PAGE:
Nearly 12,000 unexplored age-old palm-leaf manuscripts that contain historic facts stored in Puducherry are getting a new lease of life. To research these invaluable manuscripts, a mobile Container Lab from Germany landed at Katupalli port at Ennore by container ship Prague Express and reached Puducherry last month.

The Container Lab consists of seven containers - five contain lab rooms, another contains power generators and water supplies and a seventh serves as storage.

For historians, the manuscripts are among the most important sources on religion, history, astrology, and medicine from a written culture that is around two thousand years old and belongs to one of the world’s most significant literary traditions.

The project at Puducherry is part of a programme called Cluster of Excellence ‘Understanding Written Artefacts’ (UWA), which is part of the Centre for the Study of Manuscript Cultures (CSMC). This is a research centre within the Universität Hamburg at the Faculty of the Humanities and the Faculty of Mathematics, Informatics and Natural Sciences.

The project brings together researchers from over 40 academic disciplines to develop a global framework for the study of all written artefacts from the beginning of writing to the present day and from all regions that have produced such artefacts, according to project details.

The mobile Container Lab at Puducherry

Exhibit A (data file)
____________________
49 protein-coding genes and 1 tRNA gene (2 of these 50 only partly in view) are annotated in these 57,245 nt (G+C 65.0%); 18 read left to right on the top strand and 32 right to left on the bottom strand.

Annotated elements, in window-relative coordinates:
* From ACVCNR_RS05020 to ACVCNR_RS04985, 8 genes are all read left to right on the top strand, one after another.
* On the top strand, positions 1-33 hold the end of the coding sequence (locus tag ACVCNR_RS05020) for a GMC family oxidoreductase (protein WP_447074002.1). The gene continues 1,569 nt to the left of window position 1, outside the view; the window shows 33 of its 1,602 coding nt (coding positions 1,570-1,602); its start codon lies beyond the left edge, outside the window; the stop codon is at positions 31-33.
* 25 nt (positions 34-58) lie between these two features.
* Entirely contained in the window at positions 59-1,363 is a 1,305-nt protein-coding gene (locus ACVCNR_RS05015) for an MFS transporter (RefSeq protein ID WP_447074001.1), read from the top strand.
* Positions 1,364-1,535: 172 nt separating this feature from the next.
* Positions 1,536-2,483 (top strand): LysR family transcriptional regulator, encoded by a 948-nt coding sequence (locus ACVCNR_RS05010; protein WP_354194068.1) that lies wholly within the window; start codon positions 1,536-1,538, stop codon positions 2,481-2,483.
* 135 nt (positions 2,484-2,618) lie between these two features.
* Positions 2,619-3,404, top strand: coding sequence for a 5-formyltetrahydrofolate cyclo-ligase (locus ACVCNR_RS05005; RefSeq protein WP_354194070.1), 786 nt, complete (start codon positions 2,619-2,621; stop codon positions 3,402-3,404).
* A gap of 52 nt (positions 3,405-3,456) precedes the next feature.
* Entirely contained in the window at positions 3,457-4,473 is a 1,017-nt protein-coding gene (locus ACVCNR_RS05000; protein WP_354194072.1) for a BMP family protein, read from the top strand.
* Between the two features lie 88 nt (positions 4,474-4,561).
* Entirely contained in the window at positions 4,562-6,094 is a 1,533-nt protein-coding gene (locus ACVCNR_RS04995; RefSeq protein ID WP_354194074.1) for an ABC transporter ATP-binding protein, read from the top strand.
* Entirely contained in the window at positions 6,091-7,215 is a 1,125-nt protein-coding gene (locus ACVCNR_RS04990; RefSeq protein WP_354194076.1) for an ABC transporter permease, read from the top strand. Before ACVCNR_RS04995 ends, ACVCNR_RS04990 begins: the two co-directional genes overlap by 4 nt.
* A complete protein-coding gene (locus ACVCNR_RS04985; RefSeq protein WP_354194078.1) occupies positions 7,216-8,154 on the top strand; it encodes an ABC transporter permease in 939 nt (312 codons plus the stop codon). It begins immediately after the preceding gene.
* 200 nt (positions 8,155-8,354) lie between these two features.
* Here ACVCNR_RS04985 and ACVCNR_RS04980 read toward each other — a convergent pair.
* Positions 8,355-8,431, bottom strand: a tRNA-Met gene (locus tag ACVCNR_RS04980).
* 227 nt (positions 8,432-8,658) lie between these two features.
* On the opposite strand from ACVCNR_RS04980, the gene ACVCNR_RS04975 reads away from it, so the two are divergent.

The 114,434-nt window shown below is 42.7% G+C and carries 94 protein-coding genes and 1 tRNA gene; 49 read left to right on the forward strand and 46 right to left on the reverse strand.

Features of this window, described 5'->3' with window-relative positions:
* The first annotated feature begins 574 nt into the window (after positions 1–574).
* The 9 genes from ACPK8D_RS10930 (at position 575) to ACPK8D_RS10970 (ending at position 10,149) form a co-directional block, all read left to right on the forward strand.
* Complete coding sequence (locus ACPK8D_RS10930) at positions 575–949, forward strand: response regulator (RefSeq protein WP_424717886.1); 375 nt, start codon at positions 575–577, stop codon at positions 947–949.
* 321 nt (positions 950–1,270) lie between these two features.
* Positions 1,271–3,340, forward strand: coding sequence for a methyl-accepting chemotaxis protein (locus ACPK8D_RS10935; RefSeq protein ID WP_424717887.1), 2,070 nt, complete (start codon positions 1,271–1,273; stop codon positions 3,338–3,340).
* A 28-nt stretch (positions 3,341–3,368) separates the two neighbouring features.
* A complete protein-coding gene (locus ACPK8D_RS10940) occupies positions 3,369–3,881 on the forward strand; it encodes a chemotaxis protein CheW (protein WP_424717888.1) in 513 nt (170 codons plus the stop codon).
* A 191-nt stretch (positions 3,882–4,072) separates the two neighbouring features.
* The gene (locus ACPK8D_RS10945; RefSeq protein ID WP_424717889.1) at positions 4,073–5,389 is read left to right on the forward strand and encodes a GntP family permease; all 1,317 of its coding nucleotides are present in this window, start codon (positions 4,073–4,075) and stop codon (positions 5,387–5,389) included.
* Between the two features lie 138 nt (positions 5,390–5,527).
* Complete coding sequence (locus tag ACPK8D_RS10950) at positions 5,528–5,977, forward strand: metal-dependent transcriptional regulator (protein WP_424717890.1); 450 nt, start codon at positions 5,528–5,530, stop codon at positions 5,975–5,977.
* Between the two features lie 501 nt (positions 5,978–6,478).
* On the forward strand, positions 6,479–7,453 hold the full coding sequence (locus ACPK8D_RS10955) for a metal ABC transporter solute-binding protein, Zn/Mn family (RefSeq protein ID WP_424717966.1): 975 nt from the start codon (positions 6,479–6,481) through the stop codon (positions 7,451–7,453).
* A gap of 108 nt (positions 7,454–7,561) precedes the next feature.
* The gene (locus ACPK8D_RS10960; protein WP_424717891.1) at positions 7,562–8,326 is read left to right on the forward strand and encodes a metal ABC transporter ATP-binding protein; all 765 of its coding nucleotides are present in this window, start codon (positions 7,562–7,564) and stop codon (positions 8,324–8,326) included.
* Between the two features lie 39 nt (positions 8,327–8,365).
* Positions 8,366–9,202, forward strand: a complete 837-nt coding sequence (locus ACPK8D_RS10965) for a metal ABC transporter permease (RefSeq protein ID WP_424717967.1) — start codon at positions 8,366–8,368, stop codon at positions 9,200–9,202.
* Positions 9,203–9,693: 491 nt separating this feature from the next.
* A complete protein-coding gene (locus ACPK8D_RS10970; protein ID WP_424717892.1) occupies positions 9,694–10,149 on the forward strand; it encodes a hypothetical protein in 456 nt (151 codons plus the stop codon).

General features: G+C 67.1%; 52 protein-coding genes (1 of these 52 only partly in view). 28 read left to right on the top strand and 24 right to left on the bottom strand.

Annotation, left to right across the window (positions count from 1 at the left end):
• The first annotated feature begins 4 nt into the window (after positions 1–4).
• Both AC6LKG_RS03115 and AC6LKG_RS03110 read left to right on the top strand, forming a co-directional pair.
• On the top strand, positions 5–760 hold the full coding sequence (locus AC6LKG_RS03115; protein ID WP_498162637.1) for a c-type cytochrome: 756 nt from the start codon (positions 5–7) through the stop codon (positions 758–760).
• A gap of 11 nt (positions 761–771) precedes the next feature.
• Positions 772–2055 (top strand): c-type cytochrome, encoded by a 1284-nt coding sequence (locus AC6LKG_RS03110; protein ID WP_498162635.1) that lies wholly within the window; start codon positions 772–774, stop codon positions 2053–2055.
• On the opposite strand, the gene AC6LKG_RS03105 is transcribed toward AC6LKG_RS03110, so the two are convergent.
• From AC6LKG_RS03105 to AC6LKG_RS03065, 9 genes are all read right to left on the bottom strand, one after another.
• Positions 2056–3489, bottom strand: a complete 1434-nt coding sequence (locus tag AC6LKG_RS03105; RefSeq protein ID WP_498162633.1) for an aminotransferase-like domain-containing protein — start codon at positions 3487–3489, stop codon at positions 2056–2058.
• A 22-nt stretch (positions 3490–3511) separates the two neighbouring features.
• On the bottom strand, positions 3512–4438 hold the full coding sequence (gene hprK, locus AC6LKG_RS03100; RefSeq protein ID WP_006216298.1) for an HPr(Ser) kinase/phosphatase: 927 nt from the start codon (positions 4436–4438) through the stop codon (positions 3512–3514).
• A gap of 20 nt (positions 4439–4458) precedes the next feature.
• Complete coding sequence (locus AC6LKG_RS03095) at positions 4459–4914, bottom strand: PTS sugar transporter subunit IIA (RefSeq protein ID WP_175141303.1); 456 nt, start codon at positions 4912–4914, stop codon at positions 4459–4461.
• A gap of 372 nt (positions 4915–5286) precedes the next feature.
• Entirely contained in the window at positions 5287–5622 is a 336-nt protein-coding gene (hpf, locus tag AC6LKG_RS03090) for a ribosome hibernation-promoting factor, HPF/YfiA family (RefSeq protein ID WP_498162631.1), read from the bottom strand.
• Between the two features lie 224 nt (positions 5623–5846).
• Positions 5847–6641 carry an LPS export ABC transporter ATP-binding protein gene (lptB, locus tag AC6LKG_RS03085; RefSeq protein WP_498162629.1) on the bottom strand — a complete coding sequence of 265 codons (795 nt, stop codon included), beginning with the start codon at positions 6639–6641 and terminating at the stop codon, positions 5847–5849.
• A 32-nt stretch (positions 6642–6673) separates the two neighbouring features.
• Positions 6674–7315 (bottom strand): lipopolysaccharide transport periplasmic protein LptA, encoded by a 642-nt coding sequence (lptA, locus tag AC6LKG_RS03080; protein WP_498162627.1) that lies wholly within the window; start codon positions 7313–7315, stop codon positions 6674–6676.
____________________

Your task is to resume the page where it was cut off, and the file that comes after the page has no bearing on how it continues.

The mobile Container Lab at Puducherry

Palm-Leaf Manuscript Profiling Initiative (PLMPI) UWA and CSMC have established the project Palm-Leaf Manuscript Profiling Initiative (PLMPI) analysis for both fresh palm-leaves and palm-leaf used in manuscripts. This is to investigate the material properties of those written artefacts and thus better appreciate their historical and cultural value.

The PLMPI Mission at Puducherry will include investigating the history of palm-leaf manuscripts from historical Tamil Nadu and South India; gaining insight into the craftsmanship of the production of palm-leaves for writing; testing the applicability of a number of analytic techniques to the study of palm-leaf manuscripts and demonstrating the functionality of CSMC’s novel Container Lab for overseas deployment.

‘We assemble the required equipment individually for every mission’, says Markus Fischer, food chemist and head of the Container Lab project. For example, it is equipped with a clean room for molecular biology work to determine the palm species whose leaves were used as writing support. The unknown scribes often wrote with a colour made from soot. Identical soot particles or recurring DNA structures in palm leaves could prove a common origin of different manuscripts, said Fisher.

Two large private collections of palm-leaf manuscripts that transmit principally Sanskrit, Tamil, and Manipravalam texts are preserved in French research institutions in Pondicherry. The first major collection is that of the French Institute of Pondicherry (IFP), which comprises 8,187 palm-leaf bundles collected from every area of the Tamil speaking South of India and contains texts of every branch of pre-colonial Indian learning.

Nearly half of the material is related to Saivism, the worship of the God Siva. It is in fact the largest collection in the world of manuscripts of texts of the Saiva Siddhanta, a religious tradition that in the 10th century CE was spread across the Indian subcontinent and beyond, as far as Cambodia in the East, and still represents the major form of Saivism practised in Tamil Nadu.

The second collection is housed in the Pondicherry Centre of the École française d’Extrême-Orient (EFEO), a French research institution under the aegis of the French Ministry of Higher Education, Research and Innovation. This is a collection of 1,662 palm-leaf manuscripts, mostly related to Vaishnavism, donated by their owner from the Tirunelveli District in Tamil Nadu.